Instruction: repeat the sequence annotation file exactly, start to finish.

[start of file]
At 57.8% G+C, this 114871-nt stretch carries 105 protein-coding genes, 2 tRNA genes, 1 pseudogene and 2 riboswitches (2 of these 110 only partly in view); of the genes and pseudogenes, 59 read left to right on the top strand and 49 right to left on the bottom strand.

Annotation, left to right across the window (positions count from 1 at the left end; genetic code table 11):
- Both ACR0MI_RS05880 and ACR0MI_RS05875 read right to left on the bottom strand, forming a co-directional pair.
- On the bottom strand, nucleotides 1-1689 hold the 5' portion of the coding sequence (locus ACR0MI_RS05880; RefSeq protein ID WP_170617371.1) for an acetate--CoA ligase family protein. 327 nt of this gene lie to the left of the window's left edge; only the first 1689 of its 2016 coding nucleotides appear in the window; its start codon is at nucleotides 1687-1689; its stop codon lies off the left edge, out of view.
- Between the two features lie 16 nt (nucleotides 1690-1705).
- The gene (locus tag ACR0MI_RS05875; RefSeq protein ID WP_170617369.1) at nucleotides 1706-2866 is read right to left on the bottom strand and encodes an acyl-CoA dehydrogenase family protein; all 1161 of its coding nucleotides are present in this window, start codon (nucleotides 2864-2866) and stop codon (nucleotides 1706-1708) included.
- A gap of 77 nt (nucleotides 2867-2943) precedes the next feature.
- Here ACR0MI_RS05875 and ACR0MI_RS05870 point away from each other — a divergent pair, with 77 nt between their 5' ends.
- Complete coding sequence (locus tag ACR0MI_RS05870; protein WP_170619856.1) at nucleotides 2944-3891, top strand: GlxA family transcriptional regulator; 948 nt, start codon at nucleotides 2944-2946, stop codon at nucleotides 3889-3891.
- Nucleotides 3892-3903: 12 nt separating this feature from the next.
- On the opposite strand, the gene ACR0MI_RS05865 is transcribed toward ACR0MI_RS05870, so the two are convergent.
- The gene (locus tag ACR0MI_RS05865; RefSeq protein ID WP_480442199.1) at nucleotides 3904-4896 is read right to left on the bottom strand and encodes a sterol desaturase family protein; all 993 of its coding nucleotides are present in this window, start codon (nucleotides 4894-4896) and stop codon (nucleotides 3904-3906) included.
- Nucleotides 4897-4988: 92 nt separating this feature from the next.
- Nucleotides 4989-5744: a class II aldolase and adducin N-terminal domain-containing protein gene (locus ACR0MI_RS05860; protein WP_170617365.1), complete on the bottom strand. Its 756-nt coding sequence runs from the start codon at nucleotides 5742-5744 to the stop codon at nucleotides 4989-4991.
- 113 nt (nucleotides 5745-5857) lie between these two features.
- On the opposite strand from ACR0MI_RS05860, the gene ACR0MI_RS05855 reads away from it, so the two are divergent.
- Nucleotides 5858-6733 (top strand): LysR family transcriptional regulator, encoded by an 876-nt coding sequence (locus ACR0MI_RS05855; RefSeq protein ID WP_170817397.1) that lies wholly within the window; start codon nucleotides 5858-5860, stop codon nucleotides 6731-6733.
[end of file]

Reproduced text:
At 57.8% G+C, this 114871-nt stretch carries 105 protein-coding genes, 2 tRNA genes, 1 pseudogene and 2 riboswitches (2 of these 110 only partly in view); of the genes and pseudogenes, 59 read left to right on the top strand and 49 right to left on the bottom strand.

Annotation, left to right across the window (positions count from 1 at the left end; genetic code table 11):
- Both ACR0MI_RS05880 and ACR0MI_RS05875 read right to left on the bottom strand, forming a co-directional pair.
- On the bottom strand, nucleotides 1-1689 hold the 5' portion of the coding sequence (locus ACR0MI_RS05880; RefSeq protein ID WP_170617371.1) for an acetate--CoA ligase family protein. 327 nt of this gene lie to the left of the window's left edge; only the first 1689 of its 2016 coding nucleotides appear in the window; its start codon is at nucleotides 1687-1689; its stop codon lies off the left edge, out of view.
- Between the two features lie 16 nt (nucleotides 1690-1705).
- The gene (locus tag ACR0MI_RS05875; RefSeq protein ID WP_170617369.1) at nucleotides 1706-2866 is read right to left on the bottom strand and encodes an acyl-CoA dehydrogenase family protein; all 1161 of its coding nucleotides are present in this window, start codon (nucleotides 2864-2866) and stop codon (nucleotides 1706-1708) included.
- A gap of 77 nt (nucleotides 2867-2943) precedes the next feature.
- Here ACR0MI_RS05875 and ACR0MI_RS05870 point away from each other — a divergent pair, with 77 nt between their 5' ends.
- Complete coding sequence (locus tag ACR0MI_RS05870; protein WP_170619856.1) at nucleotides 2944-3891, top strand: GlxA family transcriptional regulator; 948 nt, start codon at nucleotides 2944-2946, stop codon at nucleotides 3889-3891.
- Nucleotides 3892-3903: 12 nt separating this feature from the next.
- On the opposite strand, the gene ACR0MI_RS05865 is transcribed toward ACR0MI_RS05870, so the two are convergent.
- The gene (locus tag ACR0MI_RS05865; RefSeq protein ID WP_480442199.1) at nucleotides 3904-4896 is read right to left on the bottom strand and encodes a sterol desaturase family protein; all 993 of its coding nucleotides are present in this window, start codon (nucleotides 4894-4896) and stop codon (nucleotides 3904-3906) included.
- Nucleotides 4897-4988: 92 nt separating this feature from the next.
- Nucleotides 4989-5744: a class II aldolase and adducin N-terminal domain-containing protein gene (locus ACR0MI_RS05860; protein WP_170617365.1), complete on the bottom strand. Its 756-nt coding sequence runs from the start codon at nucleotides 5742-5744 to the stop codon at nucleotides 4989-4991.
- 113 nt (nucleotides 5745-5857) lie between these two features.
- On the opposite strand from ACR0MI_RS05860, the gene ACR0MI_RS05855 reads away from it, so the two are divergent.
- Nucleotides 5858-6733 (top strand): LysR family transcriptional regulator, encoded by an 876-nt coding sequence (locus ACR0MI_RS05855; RefSeq protein ID WP_170817397.1) that lies wholly within the window; start codon nucleotides 5858-5860, stop codon nucleotides 6731-6733.